Future and option contracts are among the key instruments of derivatives trading. Derivatives, for the beginner, are contracts the value of which depends on underlying assets or sets of assets. These assets could be bonds, stocks, market index, commodities or currencies.
Nature of derivative contracts
There are four key types of derivative contracts including swaps, forwards, futures and options.
- – Swaps, as the name suggests, are contracts where two involved parties may exchange their liabilities or cash flows.
- – Forward contracts involve over-the-counter trading and are private contracts between a seller and a buyer. Default risk is higher in a forward contract, wherein the settlement is towards the end of the agreement.
- – In India, the two most widely recognised derivatives contracts are futures and options.
- – Futures contracts are standardised and can be traded in the secondary market. They let you buy/sell underlying assets at a specified price that are delivered in the future.
- – Stock futures are those where the individual stock is the asset that’s underlying. Index futures are those where the index is the asset that’s underlying.
- – Options are contracts wherein the buyer has the right to sell or buy an underlying asset at a specific price and a set frame of time.
- – There are two options contracts: call and put. Call is when the buyer has the right but is not under an obligation to buy an index or stock. Put is when the owner has the right but is under no obligation to sell a specific number of underlying securities at pre-set price in a specific frame of time.
So, what is F&O trading and how to go about it?
Much like shares are traded in the cash market or exchanges, F&Os are also traded in India’s stock exchanges. This option was launched in India’s stock exchanges in the year 2000. You would need a trading account, aka derivative trading account, to start your F&O trading. You can trade in F&O from anywhere with the help of such an account.
- – It has to be noted that futures are not available on all stocks but a select set of stocks.
- – You can take up F&O trading on indices such as Sensex or Nifty.
- – You would also need to understand the concept of margins when you begin trading in F&O. Your broker collects margins whether you are buying/selling futures contracts. Your account needs to have a funding of margins before you start trading on futures.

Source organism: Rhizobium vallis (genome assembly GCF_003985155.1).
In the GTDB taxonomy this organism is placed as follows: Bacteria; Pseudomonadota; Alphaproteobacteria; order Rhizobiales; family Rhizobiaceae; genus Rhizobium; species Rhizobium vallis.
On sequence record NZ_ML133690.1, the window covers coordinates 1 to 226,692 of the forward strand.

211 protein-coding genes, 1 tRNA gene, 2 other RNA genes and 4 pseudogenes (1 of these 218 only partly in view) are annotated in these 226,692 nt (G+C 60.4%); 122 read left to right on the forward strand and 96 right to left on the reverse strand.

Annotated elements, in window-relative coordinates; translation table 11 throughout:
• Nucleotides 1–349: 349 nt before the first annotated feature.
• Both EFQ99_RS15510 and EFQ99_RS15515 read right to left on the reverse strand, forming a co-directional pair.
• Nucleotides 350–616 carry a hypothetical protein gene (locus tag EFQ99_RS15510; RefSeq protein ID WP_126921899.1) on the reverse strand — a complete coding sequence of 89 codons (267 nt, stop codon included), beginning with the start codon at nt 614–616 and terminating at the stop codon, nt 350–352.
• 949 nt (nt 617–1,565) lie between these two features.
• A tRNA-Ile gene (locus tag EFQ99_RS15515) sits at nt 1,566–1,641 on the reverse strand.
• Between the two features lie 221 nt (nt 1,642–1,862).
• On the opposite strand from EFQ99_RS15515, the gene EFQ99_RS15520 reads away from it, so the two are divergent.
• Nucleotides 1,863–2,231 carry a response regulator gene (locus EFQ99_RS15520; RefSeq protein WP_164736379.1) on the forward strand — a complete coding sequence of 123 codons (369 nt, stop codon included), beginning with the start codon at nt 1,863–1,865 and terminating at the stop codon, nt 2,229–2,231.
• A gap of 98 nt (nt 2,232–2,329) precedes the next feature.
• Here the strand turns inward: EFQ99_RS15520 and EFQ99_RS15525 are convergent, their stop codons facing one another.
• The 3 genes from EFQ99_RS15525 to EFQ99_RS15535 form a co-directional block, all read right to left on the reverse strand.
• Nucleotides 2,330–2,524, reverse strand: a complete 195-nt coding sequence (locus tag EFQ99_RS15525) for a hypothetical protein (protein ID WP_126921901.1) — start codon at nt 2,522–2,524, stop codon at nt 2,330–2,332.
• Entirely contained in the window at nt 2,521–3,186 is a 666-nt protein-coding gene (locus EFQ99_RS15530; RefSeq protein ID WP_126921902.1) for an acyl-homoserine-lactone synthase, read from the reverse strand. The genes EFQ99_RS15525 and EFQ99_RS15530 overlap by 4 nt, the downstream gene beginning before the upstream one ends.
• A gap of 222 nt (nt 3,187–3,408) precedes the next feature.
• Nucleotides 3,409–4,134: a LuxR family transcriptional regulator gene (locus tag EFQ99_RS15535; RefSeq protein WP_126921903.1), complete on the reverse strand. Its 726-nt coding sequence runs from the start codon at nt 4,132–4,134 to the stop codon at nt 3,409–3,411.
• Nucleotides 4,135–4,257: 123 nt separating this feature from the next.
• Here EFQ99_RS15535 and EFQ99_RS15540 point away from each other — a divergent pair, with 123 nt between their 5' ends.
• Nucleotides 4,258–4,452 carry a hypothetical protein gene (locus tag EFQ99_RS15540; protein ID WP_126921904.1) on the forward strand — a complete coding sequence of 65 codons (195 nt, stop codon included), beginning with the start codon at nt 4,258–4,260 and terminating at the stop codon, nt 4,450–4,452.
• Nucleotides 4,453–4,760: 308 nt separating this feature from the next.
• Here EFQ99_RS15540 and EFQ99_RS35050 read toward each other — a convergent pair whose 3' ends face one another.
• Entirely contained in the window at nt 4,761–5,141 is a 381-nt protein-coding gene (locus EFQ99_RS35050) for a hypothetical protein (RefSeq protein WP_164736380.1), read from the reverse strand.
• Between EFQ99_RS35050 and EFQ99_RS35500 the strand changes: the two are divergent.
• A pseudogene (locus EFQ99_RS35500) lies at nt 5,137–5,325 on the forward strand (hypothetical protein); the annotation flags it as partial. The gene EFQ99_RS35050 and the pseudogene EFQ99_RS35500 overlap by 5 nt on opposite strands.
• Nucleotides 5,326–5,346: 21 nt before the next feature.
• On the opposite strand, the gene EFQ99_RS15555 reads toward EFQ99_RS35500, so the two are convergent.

- – To buy options, you would need to deposit premiums. Premiums are paid to the seller by the buyer.
- – Most broking houses also provide an online margin calculator to let you compute margins.
- – The margin percentage varies from one stock to another on the basis of risks involved.
- – You can buy F&O contracts for one, two or three month periods.
- – Contracts can expire only on the last Thursday of each month. In case that Thursday happens to be a holiday, the previous trading day is considered the date of expiry.
- – You can sell a contract at any time before the expiry date. In case you don’t do so, the contract expires and the profit or loss is shared.
The biggest advantage of F&O trading is that you can trade without actually investing in the asset – you don’t have to buy gold or any other commodity such as wheat, for instance, and still reap the benefits of fluctuations in the price of such commodities. The same principle applies for futures and options trading in the stock market — you don’t have to invest in the asset per se. Yet another advantage of F&O trading is that the cost of transactions is not very high.
It is important that you do your research before you set up that trading account. Getting a grip on the concepts and prices help.a great deal. Futures and options trading is ideal for traders who are looking at the short term and have tolerance to risk. Also, many experts suggest that a beginner could start by equity cash trading segment for a while before moving on to the futures and options segment. That said, trading in derivatives is not rocket science, provided you have the right broking house and access to research and advice.